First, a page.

Skip to comments.Why Dodd-Frank left JP Morgan unguarded
Posted on 05/19/2012 3:01:46 PM PDT by Starman417
The Dodd Frank law was supposed to rein in abuses by Wall St. It was supposed to end "too big to fail." It was supposed to end so-called "risky trading" by banks. Some of us knew better. Barack Obama was effusive in his praise of the bill as he signed it.
We are gathered in the heart of our nations capital, surrounded by memorials to leaders and citizens who served our nation in its earliest days and in its days of greatest trial. Today is such a time for America.
Over the past two years, we have faced the worst recession since the Great Depression. Eight million people lost their jobs. Tens of millions saw the value of their homes and retirement savings plummet. Countless businesses have been unable to get the loans they need and many have been forced to shut their doors. And although the economy is growing again, too many people are still feeling the pain of the downturn.
Now, while a number of factors led to such a severe recession, the primary cause was a breakdown in our financial system. It was a crisis born of a failure of responsibility from certain corners of Wall Street to the halls of power in Washington. For years, our financial sector was governed by antiquated and poorly enforced rules that allowed some to game the system and take risks that endangered the entire economy.
Unscrupulous lenders locked consumers into complex loans with hidden costs. Firms like AIG placed massive, risky bets with borrowed money. And while the rules left abuse and excess unchecked, they also left taxpayers on the hook if a big bank or financial institution ever failed.
Now, even before the crisis hit, I went to Wall Street and I called for common-sense reforms to protect consumers and our economy as a whole. And soon after taking office, I proposed a set of reforms to empower consumers and investors, to bring the shadowy deals that caused this crisis into the light of day, and to put a stop to taxpayer bailouts once and for all. (Applause.) Today, thanks to a lot of people in this room, those reforms will become the law of the land.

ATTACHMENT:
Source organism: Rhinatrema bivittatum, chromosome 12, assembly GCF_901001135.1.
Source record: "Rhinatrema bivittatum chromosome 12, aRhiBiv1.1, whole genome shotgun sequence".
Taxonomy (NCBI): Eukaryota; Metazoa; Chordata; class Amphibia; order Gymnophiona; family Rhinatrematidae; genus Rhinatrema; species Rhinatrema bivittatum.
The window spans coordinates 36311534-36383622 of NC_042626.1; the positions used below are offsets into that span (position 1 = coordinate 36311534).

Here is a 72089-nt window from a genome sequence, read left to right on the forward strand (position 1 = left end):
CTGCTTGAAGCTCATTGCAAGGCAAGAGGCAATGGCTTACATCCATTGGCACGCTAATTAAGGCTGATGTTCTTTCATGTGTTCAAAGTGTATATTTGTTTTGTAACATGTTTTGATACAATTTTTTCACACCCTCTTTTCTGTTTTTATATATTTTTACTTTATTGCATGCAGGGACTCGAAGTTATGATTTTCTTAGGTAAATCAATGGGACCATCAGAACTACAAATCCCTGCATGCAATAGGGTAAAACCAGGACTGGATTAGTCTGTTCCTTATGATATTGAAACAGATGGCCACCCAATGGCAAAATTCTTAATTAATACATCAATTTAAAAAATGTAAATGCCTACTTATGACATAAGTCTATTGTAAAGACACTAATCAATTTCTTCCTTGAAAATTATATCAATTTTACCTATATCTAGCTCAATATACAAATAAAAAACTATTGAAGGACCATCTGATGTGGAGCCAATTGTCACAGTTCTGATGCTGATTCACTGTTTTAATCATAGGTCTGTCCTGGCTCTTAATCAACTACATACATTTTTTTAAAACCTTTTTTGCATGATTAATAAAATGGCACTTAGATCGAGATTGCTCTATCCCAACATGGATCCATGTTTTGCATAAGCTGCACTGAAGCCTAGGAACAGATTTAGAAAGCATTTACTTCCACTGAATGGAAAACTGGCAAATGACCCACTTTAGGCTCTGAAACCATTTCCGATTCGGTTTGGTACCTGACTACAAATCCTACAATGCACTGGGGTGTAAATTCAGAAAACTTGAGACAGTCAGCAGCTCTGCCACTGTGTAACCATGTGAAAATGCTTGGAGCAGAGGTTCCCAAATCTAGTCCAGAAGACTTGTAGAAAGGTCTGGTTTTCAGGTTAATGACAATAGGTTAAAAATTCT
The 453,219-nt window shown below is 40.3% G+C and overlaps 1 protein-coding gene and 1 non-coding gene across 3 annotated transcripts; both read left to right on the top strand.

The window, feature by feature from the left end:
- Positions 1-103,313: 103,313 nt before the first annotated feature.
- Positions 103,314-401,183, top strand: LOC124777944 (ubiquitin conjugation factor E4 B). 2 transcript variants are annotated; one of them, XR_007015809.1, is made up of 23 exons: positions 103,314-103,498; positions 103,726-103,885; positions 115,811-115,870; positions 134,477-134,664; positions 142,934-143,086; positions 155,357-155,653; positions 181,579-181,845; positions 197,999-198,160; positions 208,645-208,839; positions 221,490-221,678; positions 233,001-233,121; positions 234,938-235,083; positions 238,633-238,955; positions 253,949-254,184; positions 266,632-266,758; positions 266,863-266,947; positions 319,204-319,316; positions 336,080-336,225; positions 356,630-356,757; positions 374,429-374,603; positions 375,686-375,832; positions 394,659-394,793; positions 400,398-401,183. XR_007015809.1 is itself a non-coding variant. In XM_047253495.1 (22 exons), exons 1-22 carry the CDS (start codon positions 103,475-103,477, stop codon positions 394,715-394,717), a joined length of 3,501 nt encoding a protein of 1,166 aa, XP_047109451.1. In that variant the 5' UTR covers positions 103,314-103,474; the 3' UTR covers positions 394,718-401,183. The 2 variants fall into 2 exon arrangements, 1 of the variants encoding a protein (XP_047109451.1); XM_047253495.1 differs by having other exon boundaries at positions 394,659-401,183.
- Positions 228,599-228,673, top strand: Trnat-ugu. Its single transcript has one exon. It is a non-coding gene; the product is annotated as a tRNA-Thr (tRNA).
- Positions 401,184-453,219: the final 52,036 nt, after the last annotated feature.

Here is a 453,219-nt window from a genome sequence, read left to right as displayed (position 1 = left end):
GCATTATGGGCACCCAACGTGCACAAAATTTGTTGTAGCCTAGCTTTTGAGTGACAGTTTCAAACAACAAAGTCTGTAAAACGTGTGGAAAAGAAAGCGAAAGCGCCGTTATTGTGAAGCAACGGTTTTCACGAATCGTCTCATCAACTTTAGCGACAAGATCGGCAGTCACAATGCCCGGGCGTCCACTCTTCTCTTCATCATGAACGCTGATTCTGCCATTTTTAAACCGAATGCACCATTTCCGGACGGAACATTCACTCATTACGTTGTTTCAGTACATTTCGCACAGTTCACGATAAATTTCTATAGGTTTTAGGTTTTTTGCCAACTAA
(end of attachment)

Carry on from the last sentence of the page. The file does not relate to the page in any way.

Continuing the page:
We can sleep well
Now, beyond the consumer protections Ive outlined, reform will also rein in the abuse and excess that nearly brought down our financial system. It will finally bring transparency to the kinds of complex and risky transactions that helped trigger the financial crisis. Shareholders will also have a greater say on the pay of CEOs and other executives, so they can reward success instead of failure.
Obama is standing watch
And finally, because of this law, the American people will never again be asked to foot the bill for Wall Streets mistakes. There will be no more tax-funded bailouts -- period. If a large financial institution should ever fail, this reform gives us the ability to wind it down without endangering the broader economy. And there will be new rules to make clear that no firm is somehow protected because it is too big to fail, so we dont have another AIG.
Yet despite their significant contribution to the financial meltdown, the GSE's were left untouched by Dodd-Frank. And they weren't all that was left untouched.
Last week JP Morgan, headed by Obama pal Jamie Dimon, announced that it had lost $2 billion in trading.
Dodd-Frank was supposed to regulate derivatives trading as such trading was a significant contributor to the financial disaster which struck this country in 2008. Sen. Dianne Feinstein once again proved she has no interest in reading bills for which she votes.
(Excerpt) Read more at floppingaces.net...
These leaders are people that frankly, need to be tried in courts, sentenced, and in some cases, executed, for betraying the public trust.
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